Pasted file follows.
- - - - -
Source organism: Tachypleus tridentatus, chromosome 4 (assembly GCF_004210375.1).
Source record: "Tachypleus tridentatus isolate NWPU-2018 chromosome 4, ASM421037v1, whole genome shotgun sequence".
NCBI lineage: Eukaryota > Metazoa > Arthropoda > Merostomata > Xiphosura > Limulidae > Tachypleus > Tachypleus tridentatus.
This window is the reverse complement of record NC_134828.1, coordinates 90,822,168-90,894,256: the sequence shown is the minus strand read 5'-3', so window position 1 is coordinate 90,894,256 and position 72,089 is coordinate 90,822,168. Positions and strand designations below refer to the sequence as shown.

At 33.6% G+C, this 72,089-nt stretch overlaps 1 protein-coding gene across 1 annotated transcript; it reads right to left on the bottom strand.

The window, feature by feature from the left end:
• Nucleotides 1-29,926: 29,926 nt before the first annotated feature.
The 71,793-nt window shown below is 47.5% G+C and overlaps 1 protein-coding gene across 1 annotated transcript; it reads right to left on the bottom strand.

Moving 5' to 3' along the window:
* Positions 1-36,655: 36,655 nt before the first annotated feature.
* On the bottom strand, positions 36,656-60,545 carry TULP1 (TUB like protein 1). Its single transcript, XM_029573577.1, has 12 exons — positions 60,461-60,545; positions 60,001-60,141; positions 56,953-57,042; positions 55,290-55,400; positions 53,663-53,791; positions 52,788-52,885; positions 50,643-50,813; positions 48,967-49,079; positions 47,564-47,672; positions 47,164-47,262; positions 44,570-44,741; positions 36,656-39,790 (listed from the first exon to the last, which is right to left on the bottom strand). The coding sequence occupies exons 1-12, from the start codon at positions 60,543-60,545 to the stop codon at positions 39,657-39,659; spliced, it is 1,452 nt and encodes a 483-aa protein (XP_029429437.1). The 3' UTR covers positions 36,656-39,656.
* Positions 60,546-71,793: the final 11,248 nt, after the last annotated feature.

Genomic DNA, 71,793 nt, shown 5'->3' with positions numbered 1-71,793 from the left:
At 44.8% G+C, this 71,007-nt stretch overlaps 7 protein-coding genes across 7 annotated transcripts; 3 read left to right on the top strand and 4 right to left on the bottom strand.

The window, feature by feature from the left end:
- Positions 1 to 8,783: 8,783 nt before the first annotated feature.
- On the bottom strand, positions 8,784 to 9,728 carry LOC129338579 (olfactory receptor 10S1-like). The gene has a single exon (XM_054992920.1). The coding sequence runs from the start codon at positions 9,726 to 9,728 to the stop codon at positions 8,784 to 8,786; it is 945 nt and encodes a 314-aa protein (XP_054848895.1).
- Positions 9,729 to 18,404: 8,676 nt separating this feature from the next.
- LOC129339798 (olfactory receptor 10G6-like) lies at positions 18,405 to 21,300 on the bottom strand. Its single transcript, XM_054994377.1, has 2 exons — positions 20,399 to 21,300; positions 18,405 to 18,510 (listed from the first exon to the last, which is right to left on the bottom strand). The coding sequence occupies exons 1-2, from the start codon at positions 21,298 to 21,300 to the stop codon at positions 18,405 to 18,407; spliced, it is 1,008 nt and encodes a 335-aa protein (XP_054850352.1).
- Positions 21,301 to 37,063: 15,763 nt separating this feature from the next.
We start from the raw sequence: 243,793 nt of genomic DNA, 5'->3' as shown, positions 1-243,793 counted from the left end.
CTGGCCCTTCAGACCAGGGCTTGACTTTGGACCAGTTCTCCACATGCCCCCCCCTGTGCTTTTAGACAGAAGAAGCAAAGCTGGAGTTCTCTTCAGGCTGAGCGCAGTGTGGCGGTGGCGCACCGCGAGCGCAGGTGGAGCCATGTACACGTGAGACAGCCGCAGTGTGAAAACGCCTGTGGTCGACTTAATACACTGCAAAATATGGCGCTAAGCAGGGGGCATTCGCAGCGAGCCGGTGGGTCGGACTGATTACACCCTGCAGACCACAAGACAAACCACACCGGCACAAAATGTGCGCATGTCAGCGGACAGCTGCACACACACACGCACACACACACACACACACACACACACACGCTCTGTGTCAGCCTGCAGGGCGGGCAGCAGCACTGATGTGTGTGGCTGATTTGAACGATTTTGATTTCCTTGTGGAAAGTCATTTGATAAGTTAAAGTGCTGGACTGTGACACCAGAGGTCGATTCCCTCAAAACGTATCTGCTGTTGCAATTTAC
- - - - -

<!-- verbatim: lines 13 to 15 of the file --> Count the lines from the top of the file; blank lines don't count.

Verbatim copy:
Genomic DNA, 71,793 nt, shown 5'->3' with positions numbered 1-71,793 from the left:
At 44.8% G+C, this 71,007-nt stretch overlaps 7 protein-coding genes across 7 annotated transcripts; 3 read left to right on the top strand and 4 right to left on the bottom strand.

The window, feature by feature from the left end: